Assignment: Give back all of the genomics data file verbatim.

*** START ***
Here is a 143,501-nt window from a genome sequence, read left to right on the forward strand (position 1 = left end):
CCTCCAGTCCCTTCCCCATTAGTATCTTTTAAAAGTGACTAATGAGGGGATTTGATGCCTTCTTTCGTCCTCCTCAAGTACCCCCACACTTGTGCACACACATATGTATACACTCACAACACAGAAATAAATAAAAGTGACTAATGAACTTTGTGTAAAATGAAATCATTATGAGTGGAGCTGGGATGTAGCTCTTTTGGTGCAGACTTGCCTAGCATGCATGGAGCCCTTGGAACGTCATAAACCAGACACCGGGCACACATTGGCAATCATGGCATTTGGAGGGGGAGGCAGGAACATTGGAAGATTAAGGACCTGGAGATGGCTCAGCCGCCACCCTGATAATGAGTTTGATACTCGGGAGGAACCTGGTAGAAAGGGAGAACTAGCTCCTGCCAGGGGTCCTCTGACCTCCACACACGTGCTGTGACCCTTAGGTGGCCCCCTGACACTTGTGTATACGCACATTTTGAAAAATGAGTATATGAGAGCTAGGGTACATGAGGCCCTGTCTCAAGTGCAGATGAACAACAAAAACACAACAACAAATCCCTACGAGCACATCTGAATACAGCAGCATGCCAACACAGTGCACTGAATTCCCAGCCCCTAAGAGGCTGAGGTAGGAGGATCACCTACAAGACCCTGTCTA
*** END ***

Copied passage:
Here is a 143,501-nt window from a genome sequence, read left to right on the forward strand (position 1 = left end):
CCTCCAGTCCCTTCCCCATTAGTATCTTTTAAAAGTGACTAATGAGGGGATTTGATGCCTTCTTTCGTCCTCCTCAAGTACCCCCACACTTGTGCACACACATATGTATACACTCACAACACAGAAATAAATAAAAGTGACTAATGAACTTTGTGTAAAATGAAATCATTATGAGTGGAGCTGGGATGTAGCTCTTTTGGTGCAGACTTGCCTAGCATGCATGGAGCCCTTGGAACGTCATAAACCAGACACCGGGCACACATTGGCAATCATGGCATTTGGAGGGGGAGGCAGGAACATTGGAAGATTAAGGACCTGGAGATGGCTCAGCCGCCACCCTGATAATGAGTTTGATACTCGGGAGGAACCTGGTAGAAAGGGAGAACTAGCTCCTGCCAGGGGTCCTCTGACCTCCACACACGTGCTGTGACCCTTAGGTGGCCCCCTGACACTTGTGTATACGCACATTTTGAAAAATGAGTATATGAGAGCTAGGGTACATGAGGCCCTGTCTCAAGTGCAGATGAACAACAAAAACACAACAACAAATCCCTACGAGCACATCTGAATACAGCAGCATGCCAACACAGTGCACTGAATTCCCAGCCCCTAAGAGGCTGAGGTAGGAGGATCACCTACAAGACCCTGTCTA